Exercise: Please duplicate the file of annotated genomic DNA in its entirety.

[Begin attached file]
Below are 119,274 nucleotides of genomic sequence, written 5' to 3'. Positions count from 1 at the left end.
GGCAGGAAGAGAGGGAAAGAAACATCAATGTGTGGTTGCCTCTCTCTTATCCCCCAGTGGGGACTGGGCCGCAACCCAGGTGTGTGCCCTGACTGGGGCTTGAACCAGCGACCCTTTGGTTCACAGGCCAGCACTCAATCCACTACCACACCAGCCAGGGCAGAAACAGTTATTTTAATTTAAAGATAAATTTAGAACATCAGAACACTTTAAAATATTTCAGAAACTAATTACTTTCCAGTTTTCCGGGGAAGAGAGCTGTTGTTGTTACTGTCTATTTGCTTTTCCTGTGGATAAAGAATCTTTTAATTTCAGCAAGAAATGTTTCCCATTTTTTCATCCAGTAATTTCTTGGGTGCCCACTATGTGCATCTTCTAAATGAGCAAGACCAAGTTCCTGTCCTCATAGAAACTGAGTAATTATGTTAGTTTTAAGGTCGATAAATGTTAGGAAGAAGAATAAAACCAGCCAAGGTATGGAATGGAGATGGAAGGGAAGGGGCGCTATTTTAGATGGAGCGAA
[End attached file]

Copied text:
Below are 119,274 nucleotides of genomic sequence, written 5' to 3'. Positions count from 1 at the left end.
GGCAGGAAGAGAGGGAAAGAAACATCAATGTGTGGTTGCCTCTCTCTTATCCCCCAGTGGGGACTGGGCCGCAACCCAGGTGTGTGCCCTGACTGGGGCTTGAACCAGCGACCCTTTGGTTCACAGGCCAGCACTCAATCCACTACCACACCAGCCAGGGCAGAAACAGTTATTTTAATTTAAAGATAAATTTAGAACATCAGAACACTTTAAAATATTTCAGAAACTAATTACTTTCCAGTTTTCCGGGGAAGAGAGCTGTTGTTGTTACTGTCTATTTGCTTTTCCTGTGGATAAAGAATCTTTTAATTTCAGCAAGAAATGTTTCCCATTTTTTCATCCAGTAATTTCTTGGGTGCCCACTATGTGCATCTTCTAAATGAGCAAGACCAAGTTCCTGTCCTCATAGAAACTGAGTAATTATGTTAGTTTTAAGGTCGATAAATGTTAGGAAGAAGAATAAAACCAGCCAAGGTATGGAATGGAGATGGAAGGGAAGGGGCGCTATTTTAGATGGAGCGAA